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Learn to code for data analysis
Learn to code for data analysis

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1.3 Summary operations

Summary, or aggregation, operations are used to produce a single summary value or statistic, such as the group average, for each separate group.

Find the ‘total’ amount within each group using a summary operation:

A summary operator of the 'total' amount for Commodity A, B and C
Figure 4

To apply a summary operator to each group, such as a function to find the mean value of each group, and then automatically combine the results into a single output dataframe, pass the name of the function in to the aggregate() method. Note that pandas will try to use this operator to summarise each column in the grouped rows separately if there is more than one column that can be summarised. So for example, if there was a ‘Volume’ column, it would also return total volumes.

Let’s use again the example dataframe defined earlier:

In []:

df

Out[]:

CommodityAmount
0A10
1A15
2A5
3A20
4B10
5B10
6B5
7C20
8C30

Group the data by commodity type and then apply the sum operation and combine the results in an output dataframe. The grouping elements are used to create index values in the output dataframe.

In []:

grouped=df.groupby('Commodity')

grouped.aggregate(sum)

Out[]:

Amount
Commodity
A50
B25
C50

In this case, the aggregate() method applies the sum summary operation to each group and then automatically combines the results. For a summary operation such as this, the resulting combined dataframe contains as many rows as there were groups created by the splitting .groupby() operation.

A single dataframe of the previous summary operator.
Figure 5

The slightly more general apply() method can also be substituted for the aggregate() method and will similarly take the rows associated with each group, apply a function to them, and return a combined result.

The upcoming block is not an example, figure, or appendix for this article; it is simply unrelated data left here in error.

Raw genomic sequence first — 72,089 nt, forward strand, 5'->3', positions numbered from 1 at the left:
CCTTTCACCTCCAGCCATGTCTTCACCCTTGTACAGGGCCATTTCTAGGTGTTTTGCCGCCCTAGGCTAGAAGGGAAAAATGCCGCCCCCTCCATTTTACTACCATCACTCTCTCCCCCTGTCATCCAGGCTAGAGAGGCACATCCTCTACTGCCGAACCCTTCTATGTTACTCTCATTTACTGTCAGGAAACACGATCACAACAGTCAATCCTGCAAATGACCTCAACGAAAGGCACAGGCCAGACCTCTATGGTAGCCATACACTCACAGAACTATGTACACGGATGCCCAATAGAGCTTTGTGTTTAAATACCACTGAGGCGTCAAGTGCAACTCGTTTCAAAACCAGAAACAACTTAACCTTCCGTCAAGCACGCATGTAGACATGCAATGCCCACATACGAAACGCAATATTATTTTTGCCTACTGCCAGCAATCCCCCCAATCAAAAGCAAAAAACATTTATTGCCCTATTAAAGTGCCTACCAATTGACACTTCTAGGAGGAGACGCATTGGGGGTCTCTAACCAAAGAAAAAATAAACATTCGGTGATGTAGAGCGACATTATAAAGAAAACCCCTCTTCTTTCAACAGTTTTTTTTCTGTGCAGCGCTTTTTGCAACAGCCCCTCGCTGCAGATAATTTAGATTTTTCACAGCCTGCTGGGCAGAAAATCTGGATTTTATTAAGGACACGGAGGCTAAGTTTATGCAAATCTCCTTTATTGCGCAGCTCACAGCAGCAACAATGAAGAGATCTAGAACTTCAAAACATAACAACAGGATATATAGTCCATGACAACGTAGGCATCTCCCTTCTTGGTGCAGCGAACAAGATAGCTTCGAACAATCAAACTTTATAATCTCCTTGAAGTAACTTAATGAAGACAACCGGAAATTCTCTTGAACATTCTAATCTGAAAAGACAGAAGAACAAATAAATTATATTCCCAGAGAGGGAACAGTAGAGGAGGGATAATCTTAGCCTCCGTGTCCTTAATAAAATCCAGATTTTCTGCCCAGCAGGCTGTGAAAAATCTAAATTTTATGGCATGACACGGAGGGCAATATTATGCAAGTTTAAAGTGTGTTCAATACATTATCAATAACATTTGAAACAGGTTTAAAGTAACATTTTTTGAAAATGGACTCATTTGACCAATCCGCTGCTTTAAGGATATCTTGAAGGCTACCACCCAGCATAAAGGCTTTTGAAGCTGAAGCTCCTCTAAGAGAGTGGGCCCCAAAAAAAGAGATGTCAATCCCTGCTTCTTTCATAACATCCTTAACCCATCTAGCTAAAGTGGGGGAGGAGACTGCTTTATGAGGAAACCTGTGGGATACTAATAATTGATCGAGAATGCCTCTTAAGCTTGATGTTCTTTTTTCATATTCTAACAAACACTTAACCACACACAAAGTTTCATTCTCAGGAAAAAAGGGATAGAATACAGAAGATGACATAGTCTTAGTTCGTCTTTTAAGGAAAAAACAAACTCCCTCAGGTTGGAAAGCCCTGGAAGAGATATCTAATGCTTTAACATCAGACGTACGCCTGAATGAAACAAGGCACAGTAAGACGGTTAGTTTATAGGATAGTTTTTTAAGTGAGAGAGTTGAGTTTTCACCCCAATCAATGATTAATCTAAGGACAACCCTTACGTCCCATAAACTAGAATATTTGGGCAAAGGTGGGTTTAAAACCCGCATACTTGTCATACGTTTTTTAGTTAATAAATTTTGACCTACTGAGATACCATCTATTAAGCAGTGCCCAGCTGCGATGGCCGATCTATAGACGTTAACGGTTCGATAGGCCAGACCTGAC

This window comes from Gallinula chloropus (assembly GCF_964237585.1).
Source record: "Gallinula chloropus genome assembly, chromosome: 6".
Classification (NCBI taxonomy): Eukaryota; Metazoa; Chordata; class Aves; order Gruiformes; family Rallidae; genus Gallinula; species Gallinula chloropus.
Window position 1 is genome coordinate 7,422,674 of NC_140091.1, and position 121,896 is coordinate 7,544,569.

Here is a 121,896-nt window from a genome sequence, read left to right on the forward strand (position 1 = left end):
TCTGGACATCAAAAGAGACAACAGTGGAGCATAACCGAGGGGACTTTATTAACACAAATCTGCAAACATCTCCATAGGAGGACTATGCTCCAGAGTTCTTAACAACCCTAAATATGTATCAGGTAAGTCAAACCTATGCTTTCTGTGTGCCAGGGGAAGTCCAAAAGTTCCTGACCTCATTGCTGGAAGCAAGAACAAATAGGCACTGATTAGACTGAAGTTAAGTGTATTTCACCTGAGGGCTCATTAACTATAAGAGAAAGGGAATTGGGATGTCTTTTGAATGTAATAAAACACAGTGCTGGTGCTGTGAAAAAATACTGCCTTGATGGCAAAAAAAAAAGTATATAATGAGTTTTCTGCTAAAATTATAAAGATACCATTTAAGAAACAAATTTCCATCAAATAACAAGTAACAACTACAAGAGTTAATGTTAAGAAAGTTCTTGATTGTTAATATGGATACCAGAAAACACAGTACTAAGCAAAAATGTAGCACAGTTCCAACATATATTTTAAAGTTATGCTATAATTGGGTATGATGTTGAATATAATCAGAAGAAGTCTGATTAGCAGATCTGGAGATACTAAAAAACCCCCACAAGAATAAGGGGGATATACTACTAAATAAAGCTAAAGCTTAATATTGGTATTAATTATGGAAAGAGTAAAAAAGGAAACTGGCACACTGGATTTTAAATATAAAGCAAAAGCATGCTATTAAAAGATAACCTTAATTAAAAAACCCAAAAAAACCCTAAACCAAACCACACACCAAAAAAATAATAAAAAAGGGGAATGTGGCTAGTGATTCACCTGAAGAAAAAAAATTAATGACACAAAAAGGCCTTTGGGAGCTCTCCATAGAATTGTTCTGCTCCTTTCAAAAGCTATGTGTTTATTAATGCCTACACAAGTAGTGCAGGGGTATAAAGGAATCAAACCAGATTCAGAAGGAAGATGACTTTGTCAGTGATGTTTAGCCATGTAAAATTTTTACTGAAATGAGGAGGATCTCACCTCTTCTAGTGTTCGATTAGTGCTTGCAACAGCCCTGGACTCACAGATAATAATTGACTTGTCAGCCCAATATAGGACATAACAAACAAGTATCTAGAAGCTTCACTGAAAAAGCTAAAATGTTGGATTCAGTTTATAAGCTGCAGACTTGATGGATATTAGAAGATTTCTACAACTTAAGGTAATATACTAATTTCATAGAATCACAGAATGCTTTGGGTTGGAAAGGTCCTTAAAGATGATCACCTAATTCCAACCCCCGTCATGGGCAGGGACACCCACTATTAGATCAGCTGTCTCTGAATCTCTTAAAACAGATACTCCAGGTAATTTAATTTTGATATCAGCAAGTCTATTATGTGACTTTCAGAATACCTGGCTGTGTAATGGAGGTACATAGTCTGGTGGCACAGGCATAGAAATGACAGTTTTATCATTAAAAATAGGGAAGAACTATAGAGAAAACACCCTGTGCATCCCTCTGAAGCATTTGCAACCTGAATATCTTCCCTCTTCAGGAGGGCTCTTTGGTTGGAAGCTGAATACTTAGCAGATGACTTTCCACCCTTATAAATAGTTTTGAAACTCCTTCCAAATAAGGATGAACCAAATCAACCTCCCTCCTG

The apply() method can be really handy if you have defined a function of your own that you want to apply to just the rows associated with each group. Simply pass the name of the function to the apply() method and it will then call your function, once per group, on the sets of rows associated with each group.

For example, find the top two items by ‘Amount’ in each group:

In []:

def top2byAmount(g):

return g.sort_values('Amount', ascending=False).head(2)

grouped.apply(top2byAmount)

Out[]:

Amount
Commodity
A320
115
B410
510
C830
720

The second index column containing the numbers 3, 1, 4 etc., contains the original index value of each row.

In Week 3 the apply() method was called on a column, to apply the given function to each cell. Here it was called on a grouped dataframe, to apply the given function to each group.

Exercise 3 Experimenting with split-apply-combine

Work through Exercise 3 in your Exercise notebook 4 to practise the summary operations.

As you complete the tasks, think about these questions:

  • For your dataset, which months saw the highest and lowest levels of trade activity? Did there appear to be any seasonal behaviour?
  • When graphically comparing total trade flows from the leading partner countries to the World total, did it look as if any partners particularly dominated that area of trade? If you have time, find news reports discussing why this should be the case.